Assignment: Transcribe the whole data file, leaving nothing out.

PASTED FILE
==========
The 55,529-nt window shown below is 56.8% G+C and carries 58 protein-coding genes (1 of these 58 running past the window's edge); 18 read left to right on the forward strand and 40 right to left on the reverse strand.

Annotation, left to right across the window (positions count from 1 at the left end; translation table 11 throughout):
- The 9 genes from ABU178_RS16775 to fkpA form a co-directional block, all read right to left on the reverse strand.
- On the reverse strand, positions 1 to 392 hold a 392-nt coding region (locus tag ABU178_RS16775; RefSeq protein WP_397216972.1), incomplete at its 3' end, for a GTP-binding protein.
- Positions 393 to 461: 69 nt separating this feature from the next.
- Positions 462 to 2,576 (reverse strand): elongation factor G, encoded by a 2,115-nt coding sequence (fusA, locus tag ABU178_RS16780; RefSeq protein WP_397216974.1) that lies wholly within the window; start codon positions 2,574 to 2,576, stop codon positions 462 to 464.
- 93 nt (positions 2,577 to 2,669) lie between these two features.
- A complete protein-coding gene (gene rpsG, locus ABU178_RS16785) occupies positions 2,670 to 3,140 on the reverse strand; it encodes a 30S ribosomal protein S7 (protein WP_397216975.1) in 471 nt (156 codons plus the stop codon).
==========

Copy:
The 55,529-nt window shown below is 56.8% G+C and carries 58 protein-coding genes (1 of these 58 running past the window's edge); 18 read left to right on the forward strand and 40 right to left on the reverse strand.

Annotation, left to right across the window (positions count from 1 at the left end; translation table 11 throughout):
- The 9 genes from ABU178_RS16775 to fkpA form a co-directional block, all read right to left on the reverse strand.
- On the reverse strand, positions 1 to 392 hold a 392-nt coding region (locus tag ABU178_RS16775; RefSeq protein WP_397216972.1), incomplete at its 3' end, for a GTP-binding protein.
- Positions 393 to 461: 69 nt separating this feature from the next.
- Positions 462 to 2,576 (reverse strand): elongation factor G, encoded by a 2,115-nt coding sequence (fusA, locus tag ABU178_RS16780; RefSeq protein WP_397216974.1) that lies wholly within the window; start codon positions 2,574 to 2,576, stop codon positions 462 to 464.
- 93 nt (positions 2,577 to 2,669) lie between these two features.
- A complete protein-coding gene (gene rpsG, locus ABU178_RS16785) occupies positions 2,670 to 3,140 on the reverse strand; it encodes a 30S ribosomal protein S7 (protein WP_397216975.1) in 471 nt (156 codons plus the stop codon).